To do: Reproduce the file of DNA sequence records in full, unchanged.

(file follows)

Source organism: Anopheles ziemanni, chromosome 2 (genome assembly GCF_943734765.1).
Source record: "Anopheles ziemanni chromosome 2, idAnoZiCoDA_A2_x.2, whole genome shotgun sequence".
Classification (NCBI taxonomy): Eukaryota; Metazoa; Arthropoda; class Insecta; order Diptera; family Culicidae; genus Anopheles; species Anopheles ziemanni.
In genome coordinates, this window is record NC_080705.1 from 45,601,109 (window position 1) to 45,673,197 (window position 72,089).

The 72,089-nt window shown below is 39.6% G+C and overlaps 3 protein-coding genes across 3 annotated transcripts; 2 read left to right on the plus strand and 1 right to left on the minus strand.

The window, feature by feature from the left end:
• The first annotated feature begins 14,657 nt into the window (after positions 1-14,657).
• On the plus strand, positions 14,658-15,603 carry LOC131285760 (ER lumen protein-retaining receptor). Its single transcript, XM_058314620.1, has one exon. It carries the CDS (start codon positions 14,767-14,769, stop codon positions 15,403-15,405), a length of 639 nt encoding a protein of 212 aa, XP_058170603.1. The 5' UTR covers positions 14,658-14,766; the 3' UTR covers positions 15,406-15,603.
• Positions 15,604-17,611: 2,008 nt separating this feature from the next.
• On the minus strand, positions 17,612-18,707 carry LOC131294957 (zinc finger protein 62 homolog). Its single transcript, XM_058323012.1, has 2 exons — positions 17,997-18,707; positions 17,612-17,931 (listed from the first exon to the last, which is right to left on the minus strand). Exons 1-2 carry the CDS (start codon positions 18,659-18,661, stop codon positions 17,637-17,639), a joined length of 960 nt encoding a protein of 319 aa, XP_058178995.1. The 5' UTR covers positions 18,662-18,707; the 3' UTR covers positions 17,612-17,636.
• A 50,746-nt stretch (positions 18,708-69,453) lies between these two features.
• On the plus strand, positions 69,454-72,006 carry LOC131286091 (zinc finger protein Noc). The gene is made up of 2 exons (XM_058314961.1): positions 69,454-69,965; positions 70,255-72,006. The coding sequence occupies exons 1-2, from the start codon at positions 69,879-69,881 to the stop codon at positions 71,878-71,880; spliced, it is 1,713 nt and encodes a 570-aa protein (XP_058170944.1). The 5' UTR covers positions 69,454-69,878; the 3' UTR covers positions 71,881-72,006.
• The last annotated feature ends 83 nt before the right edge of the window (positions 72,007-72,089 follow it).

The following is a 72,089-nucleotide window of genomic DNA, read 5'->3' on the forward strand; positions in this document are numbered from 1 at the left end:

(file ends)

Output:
Source organism: Anopheles ziemanni, chromosome 2 (genome assembly GCF_943734765.1).
Source record: "Anopheles ziemanni chromosome 2, idAnoZiCoDA_A2_x.2, whole genome shotgun sequence".
Classification (NCBI taxonomy): Eukaryota; Metazoa; Arthropoda; class Insecta; order Diptera; family Culicidae; genus Anopheles; species Anopheles ziemanni.
In genome coordinates, this window is record NC_080705.1 from 45,601,109 (window position 1) to 45,673,197 (window position 72,089).

The 72,089-nt window shown below is 39.6% G+C and overlaps 3 protein-coding genes across 3 annotated transcripts; 2 read left to right on the plus strand and 1 right to left on the minus strand.

The window, feature by feature from the left end:
• The first annotated feature begins 14,657 nt into the window (after positions 1-14,657).
• On the plus strand, positions 14,658-15,603 carry LOC131285760 (ER lumen protein-retaining receptor). Its single transcript, XM_058314620.1, has one exon. It carries the CDS (start codon positions 14,767-14,769, stop codon positions 15,403-15,405), a length of 639 nt encoding a protein of 212 aa, XP_058170603.1. The 5' UTR covers positions 14,658-14,766; the 3' UTR covers positions 15,406-15,603.
• Positions 15,604-17,611: 2,008 nt separating this feature from the next.
• On the minus strand, positions 17,612-18,707 carry LOC131294957 (zinc finger protein 62 homolog). Its single transcript, XM_058323012.1, has 2 exons — positions 17,997-18,707; positions 17,612-17,931 (listed from the first exon to the last, which is right to left on the minus strand). Exons 1-2 carry the CDS (start codon positions 18,659-18,661, stop codon positions 17,637-17,639), a joined length of 960 nt encoding a protein of 319 aa, XP_058178995.1. The 5' UTR covers positions 18,662-18,707; the 3' UTR covers positions 17,612-17,636.
• A 50,746-nt stretch (positions 18,708-69,453) lies between these two features.
• On the plus strand, positions 69,454-72,006 carry LOC131286091 (zinc finger protein Noc). The gene is made up of 2 exons (XM_058314961.1): positions 69,454-69,965; positions 70,255-72,006. The coding sequence occupies exons 1-2, from the start codon at positions 69,879-69,881 to the stop codon at positions 71,878-71,880; spliced, it is 1,713 nt and encodes a 570-aa protein (XP_058170944.1). The 5' UTR covers positions 69,454-69,878; the 3' UTR covers positions 71,881-72,006.
• The last annotated feature ends 83 nt before the right edge of the window (positions 72,007-72,089 follow it).

The following is a 72,089-nucleotide window of genomic DNA, read 5'->3' on the forward strand; positions in this document are numbered from 1 at the left end: